What Happens During Heartburn: The Science Behind It

Most of us know about the symptoms of heartburn but how about what causes the condition?

What are the symptoms of heartburn?

Extremely common, affecting up to one in four UK adults, heartburn is something which can be an occasional nuisance for some but a frequent, sometimes daily occurrence, known as GORD (gastro-oesophageal reflux disease).1/2

For others it’s a burning sensation in the chest and throat, a recurring cough or hiccups, bloating, feeling sick, bad breath and even a hoarse voice – these are all the main symptoms of heartburn and acid reflux.1

But what are the causes of heartburn?

What are the causes of heartburn?

Well, they’re usually lifestyle related such as:1/2

  • Certain food and drink including alcohol, tomatoes, citrus fruits, coffee, chocolate and spicy or fatty foods.]
  • Smoking
  • Being overweight
  • Pregnancy
  • Stress and anxiety
  • Bending over or stooping
  • It can also be caused by some medicines such as anti-inflammatory painkillers including ibuprofen or made worse by a hiatus hernia when part of the stomach moves up into the chest.1

For some there’s no obvious lifestyle factor or cause.2

Whatever the reason it can be unpleasant, uncomfortable and, particularly for frequent sufferers, distressing and upsetting, hampering day-to-day life.

While it may take some time to get to the cause or causes of your heartburn it can help to know more about the condition.

So, let’s start at the very beginning of the digestive journey and take an exploratory trip down the hatch to find out why and how is occurs…

The science bit: what actually happens during heartburn?

Whatever you eat or drink passes from the mouth down the oesophagus, or gullet, and into the stomach.2

There’s a muscular ring (the lower oesophageal sphincter) connecting the two to prevent the stomach contents from entering the gullet but when this one-way system fails, for whatever reason, they end up travelling back up.2

To break down food and drink the stomach produces acid to aid the digestion process.2

The acid is produced by the proton pump within the cells in the stomach.3

While the stomach can resist acid, the gullet can’t so if the stomach contents reflux in sufficient amounts it can cause the pain of heartburn.2

If the lining of the gullet becomes inflamed this is known as oesophagitis and if it’s severely inflamed enough, ulcers can sometimes appear.2

Young Pregnant Woman With Heartburn

Heartburn common queries

Heartburn from alcohol

You may notice your symptoms are worse after drinking alcohol, eating rich food and citrus fruits, even hot drinks.2

Heartburn during pregnancy

Heartburn can develop in the later stages of pregnancy due to pressure on the stomach from the growing baby.2

What does heartburn feel like?

Usually felt within the chest, occasionally the pain of heartburn can feel like it’s in the back and many people describe the feeling as something ‘repeating’ on them as the stomach contents travel up the gullet, or even into the throat and mouth.2

Why can heartburn symptoms be worse at night?

Symptoms are often more common at night as when you’re lying down it’s easier for the reflux to travel in the wrong direction.

Heartburn & hiatus hernia

Heartburn can also be more likely in people with a hiatus hernia, when part of the stomach slides up into the chest through a hole called the hiatus.2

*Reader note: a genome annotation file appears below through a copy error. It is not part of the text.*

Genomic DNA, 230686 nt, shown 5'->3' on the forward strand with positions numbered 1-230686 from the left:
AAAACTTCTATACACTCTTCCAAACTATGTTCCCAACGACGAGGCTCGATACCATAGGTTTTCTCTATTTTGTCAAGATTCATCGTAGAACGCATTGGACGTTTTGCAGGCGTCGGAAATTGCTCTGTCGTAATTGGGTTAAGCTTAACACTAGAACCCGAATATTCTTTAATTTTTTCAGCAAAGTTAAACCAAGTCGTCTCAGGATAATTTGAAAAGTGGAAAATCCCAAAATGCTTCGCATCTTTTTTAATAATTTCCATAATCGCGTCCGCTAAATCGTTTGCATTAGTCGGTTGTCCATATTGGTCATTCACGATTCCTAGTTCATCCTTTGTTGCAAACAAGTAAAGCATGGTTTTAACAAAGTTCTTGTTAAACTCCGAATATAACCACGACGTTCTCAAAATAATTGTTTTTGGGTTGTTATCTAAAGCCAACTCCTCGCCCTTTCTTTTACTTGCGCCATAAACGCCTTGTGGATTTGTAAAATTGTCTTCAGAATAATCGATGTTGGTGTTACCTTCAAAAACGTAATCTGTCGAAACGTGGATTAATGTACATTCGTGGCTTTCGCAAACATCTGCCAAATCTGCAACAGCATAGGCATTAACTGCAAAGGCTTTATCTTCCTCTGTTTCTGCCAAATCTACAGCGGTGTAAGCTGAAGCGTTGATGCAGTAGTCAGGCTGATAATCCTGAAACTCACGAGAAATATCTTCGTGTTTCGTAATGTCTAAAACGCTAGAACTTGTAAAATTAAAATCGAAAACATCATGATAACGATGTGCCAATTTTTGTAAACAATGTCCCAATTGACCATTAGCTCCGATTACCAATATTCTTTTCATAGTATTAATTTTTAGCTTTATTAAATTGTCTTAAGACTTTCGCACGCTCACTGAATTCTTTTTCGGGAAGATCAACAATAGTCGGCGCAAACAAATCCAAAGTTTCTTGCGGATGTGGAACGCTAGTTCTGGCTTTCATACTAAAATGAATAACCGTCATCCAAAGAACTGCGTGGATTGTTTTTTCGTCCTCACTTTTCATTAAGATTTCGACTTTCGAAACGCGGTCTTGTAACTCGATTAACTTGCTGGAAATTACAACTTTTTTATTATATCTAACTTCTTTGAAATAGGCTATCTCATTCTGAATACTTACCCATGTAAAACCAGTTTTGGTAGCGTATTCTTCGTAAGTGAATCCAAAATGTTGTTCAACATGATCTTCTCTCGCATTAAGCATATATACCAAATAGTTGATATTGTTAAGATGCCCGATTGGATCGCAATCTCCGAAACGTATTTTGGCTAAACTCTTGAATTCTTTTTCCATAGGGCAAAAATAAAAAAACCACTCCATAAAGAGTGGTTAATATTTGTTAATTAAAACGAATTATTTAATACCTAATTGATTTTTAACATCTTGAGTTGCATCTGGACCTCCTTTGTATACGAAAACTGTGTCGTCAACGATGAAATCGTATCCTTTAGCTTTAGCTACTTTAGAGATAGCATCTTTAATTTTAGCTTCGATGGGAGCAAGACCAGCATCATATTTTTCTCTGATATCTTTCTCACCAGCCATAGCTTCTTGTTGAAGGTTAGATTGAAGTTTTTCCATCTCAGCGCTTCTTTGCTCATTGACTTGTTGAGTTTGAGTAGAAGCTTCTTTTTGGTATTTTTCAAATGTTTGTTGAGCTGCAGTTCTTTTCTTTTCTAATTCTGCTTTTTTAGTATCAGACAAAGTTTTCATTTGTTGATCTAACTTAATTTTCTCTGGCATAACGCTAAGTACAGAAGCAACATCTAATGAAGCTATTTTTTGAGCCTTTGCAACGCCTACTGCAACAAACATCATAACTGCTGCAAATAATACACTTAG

It’s reportedly rare for the hernia itself to be the cause of the symptoms but it’s likely to increase the chances of reflux and tends to be more common in men.2

The Science Behind Heartburn

Omeprazole – the science behind proton pump inhibitors (PPIs)

Omeprazole, the active ingredient in Pyrocalm Control 20mg Gastro-Resistant Tablets*, belongings to a group of medicines called Proton pump Inhibitors (PPIs) and is a widely used treatment for indigestion, heartburn and acid reflux.4

How do proton pump inhibitors work?

PPIs work to suppress acid production in the stomach by interrupting part of the acid production process.4

This helps to reduce the pain or discomfort in your chest or stomach and so allows the body to reduce any inflammation5 caused by stomach acid leaking into the gullet.

How can omeprazole be used?

Omeprazole can be used during pregnancy and while breastfeeding and it may be used if lifestyle changes, such as eating smaller meals more often and avoiding fatty and spicy foods, aren’t working.6

Omeprazole, over the counter medicines & GP advice

If heartburn becomes more than an annoying discomfort, particularly if lifestyle changes and over-the-counter medicines aren’t helping – and you’ve taken acid suppressant medication such as omeprazole for four weeks or more – you should see your GP.

That’s also the case if you have symptoms most days for three weeks or more.

*Essential Information: Pyrocalm Control® 20mg Gastro-Resistant Tablets. For the short-term treatment of reflux symptoms in adults. Contains 20mg Omeprazole. Always read the label.

It can take two to three days to achieve symptom improvement. Sufferers can use antacids for their symptoms while waiting for the product to have full effect.

Medicines can affect the unborn baby. Always talk to a doctor or pharmacist before taking any medicine in pregnancy.

References:

1 https://www.nhs.uk/conditions/heartburn-and-acid-reflux/
2 https://gutscharity.org.uk/wp-content/uploads/2018/11/Guts-UK-Heartburn-and-Reflux-Leaflet.pdf
3 https://bnf.nice.org.uk/drug-class/proton-pump-inhibitors-2.html
4 https://www.bhf.org.uk/informationsupport/heart-matters-magazine/medical/drug-cabinet/proton-pump-inhibitors
5 https://www.oxfordshireccg.nhs.uk/professional-resources/documents/clinical-guidelines/gastroenterology/proton-pump-inhibitors-patient-information-leaflet.pdf
6 https://www.nhs.uk/medicines/omeprazole/

Pyrocalm